The order for new trains for Thameslink has been controversial since it was first announced back on 16 June 2011. Siemens became the preferred bidder, and since then the national and local press has been awash with politicians, interest groups, trade unions and others urging the government to think again and hand the order to Siemens’ great rival, Bombardier.

As well as pointing out the obvious, that Bombardier has a UK-based train assembly plant whereas Siemens doesn’t, one of the arguments put forward was that Bombardier has an established bogie for the new train, the German-built FLEXX Eco, whereas Siemens does not.

So it was with great interest that the rail engineer set off for Graz in Austria for a first look at the SF7000 – the new Siemens bogie for Thameslink.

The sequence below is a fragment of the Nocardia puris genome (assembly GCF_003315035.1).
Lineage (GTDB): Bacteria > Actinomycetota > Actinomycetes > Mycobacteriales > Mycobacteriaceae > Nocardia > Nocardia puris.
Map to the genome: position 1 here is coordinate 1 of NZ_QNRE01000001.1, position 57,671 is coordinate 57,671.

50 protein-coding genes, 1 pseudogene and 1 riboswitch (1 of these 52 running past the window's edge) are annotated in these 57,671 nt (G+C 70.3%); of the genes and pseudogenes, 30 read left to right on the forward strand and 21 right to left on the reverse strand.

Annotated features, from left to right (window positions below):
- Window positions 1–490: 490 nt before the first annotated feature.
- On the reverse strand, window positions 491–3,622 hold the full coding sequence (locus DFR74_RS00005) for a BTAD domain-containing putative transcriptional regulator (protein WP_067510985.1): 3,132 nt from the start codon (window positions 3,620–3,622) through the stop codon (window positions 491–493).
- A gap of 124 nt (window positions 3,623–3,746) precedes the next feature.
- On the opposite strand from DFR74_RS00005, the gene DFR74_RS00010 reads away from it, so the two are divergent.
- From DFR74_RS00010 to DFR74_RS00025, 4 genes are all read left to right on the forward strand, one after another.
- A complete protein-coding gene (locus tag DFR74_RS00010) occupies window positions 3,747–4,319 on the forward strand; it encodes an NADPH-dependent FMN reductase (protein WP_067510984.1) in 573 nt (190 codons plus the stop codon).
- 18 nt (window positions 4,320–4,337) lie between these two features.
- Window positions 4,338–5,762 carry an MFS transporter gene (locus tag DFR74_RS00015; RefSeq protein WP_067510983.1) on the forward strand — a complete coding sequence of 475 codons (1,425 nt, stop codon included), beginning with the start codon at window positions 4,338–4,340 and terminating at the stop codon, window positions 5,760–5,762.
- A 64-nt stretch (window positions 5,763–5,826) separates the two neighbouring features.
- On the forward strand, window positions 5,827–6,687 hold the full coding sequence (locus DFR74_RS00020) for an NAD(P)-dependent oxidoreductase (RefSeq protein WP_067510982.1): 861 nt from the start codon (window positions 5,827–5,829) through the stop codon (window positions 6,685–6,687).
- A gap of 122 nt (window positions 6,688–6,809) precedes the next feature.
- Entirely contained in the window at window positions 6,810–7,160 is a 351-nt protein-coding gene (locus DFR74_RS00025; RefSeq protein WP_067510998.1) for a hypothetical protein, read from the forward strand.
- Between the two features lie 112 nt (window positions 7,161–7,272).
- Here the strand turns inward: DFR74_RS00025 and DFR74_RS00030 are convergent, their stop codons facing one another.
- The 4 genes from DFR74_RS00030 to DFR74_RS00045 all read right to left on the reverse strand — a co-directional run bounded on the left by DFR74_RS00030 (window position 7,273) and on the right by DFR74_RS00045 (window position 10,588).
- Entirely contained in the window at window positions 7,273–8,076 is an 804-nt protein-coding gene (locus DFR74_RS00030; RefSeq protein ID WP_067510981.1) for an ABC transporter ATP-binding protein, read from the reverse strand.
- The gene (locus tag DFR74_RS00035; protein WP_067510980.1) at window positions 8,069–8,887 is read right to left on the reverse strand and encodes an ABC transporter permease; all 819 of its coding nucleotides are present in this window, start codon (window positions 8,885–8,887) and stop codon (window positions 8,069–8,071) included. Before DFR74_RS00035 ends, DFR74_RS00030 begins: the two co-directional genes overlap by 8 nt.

But, hang on! The Thameslink contract STILL hasn’t been awarded (as of 12 March – a DfT spokesman says the announcement is now expected “in the spring”!). So how have Siemens already built a new bogie for it? That was something else to ask about in Austria.

Styrian splendour

Graz is two hours south of Vienna, and is south of the Alps so has a milder climate than much of the rest of Austria. The capital of Styria, Graz is Austria’s second city, although it has a population of only 250,000. The city encompasses six universities, whose 44,000 students add to the resident population. The Old Town is one of the best preserved medieval centres in Europe, and in 1999 it was added to the list of UNESCO world heritage sites.

Bogies, and railway vehicles, have been built in Graz since the middle of the nineteenth century. J Weitzer Wagon Construction was founded in 1854, and by 1934 had combined with H D Schmid of Vienna to form Machinen and Waggonbau Schmid. The company went through several name changes and owners until Siemens acquired 26% in 1992 and 100% by 2001. Production of vehicles ceased and today the Graz factory is Siemens’ centre of excellence for bogie production – for everything from trams to Velaro high speed trains.